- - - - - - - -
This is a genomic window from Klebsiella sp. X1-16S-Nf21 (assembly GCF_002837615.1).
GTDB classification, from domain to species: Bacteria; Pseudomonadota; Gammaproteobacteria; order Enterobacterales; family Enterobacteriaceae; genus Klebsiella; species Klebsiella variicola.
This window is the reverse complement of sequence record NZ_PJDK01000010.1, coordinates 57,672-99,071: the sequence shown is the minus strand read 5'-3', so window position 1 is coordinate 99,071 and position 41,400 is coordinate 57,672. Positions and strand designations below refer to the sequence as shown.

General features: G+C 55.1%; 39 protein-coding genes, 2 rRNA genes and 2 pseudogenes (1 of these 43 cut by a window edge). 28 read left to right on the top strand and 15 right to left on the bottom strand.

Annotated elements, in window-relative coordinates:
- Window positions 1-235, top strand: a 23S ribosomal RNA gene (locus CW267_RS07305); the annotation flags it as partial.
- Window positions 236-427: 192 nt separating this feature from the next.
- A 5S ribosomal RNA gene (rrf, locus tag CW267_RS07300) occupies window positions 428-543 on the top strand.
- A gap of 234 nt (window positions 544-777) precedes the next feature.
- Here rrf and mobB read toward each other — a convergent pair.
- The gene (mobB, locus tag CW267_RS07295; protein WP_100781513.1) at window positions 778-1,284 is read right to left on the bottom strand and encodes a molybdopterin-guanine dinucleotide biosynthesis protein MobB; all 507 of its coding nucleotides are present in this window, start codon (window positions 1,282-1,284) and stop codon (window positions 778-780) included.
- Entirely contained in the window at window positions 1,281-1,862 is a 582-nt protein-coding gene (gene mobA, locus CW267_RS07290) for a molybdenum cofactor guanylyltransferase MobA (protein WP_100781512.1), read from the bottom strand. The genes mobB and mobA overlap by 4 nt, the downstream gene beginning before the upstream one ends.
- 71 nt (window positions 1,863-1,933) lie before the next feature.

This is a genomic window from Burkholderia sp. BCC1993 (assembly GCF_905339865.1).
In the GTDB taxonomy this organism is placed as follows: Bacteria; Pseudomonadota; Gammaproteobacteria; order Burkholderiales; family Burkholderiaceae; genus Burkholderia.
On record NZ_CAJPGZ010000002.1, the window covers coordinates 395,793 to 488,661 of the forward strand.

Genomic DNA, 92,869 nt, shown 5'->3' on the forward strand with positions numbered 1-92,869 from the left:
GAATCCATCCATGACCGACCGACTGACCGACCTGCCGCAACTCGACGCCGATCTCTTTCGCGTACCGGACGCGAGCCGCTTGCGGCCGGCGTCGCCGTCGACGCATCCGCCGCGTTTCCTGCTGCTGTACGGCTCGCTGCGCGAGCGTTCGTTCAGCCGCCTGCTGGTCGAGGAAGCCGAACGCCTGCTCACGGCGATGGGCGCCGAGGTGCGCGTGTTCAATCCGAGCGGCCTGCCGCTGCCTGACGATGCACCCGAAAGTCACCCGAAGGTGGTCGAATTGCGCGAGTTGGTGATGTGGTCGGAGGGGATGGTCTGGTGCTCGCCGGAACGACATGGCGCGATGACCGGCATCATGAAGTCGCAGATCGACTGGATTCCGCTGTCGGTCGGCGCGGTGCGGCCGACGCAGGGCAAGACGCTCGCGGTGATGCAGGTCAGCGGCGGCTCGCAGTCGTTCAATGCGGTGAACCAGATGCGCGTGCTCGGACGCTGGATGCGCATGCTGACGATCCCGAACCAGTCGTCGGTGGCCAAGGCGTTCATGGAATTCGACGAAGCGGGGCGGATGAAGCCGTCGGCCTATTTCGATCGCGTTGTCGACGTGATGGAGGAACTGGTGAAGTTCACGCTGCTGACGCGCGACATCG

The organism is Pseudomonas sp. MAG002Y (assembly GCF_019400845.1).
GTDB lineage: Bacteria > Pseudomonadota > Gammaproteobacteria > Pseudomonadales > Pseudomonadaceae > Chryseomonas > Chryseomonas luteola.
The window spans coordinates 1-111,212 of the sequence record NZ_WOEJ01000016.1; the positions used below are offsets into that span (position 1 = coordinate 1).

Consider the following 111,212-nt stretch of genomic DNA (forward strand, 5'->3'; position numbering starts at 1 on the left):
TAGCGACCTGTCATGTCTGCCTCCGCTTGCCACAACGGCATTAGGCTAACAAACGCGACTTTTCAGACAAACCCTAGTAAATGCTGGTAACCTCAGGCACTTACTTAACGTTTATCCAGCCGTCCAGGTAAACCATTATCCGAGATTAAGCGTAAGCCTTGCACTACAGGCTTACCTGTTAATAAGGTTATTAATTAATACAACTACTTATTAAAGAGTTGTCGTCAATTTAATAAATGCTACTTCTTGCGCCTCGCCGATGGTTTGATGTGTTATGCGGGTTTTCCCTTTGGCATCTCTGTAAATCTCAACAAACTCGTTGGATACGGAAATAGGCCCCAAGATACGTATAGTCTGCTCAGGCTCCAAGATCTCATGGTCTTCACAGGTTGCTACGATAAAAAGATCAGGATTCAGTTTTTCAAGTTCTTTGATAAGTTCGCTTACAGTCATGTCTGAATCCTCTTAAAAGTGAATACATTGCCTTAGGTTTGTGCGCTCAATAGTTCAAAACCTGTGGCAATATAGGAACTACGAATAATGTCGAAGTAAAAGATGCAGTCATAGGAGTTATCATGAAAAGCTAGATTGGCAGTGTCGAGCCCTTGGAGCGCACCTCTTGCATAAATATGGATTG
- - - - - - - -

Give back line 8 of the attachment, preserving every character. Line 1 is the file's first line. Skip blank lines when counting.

- A 5S ribosomal RNA gene (rrf, locus tag CW267_RS07300) occupies window positions 428-543 on the top strand.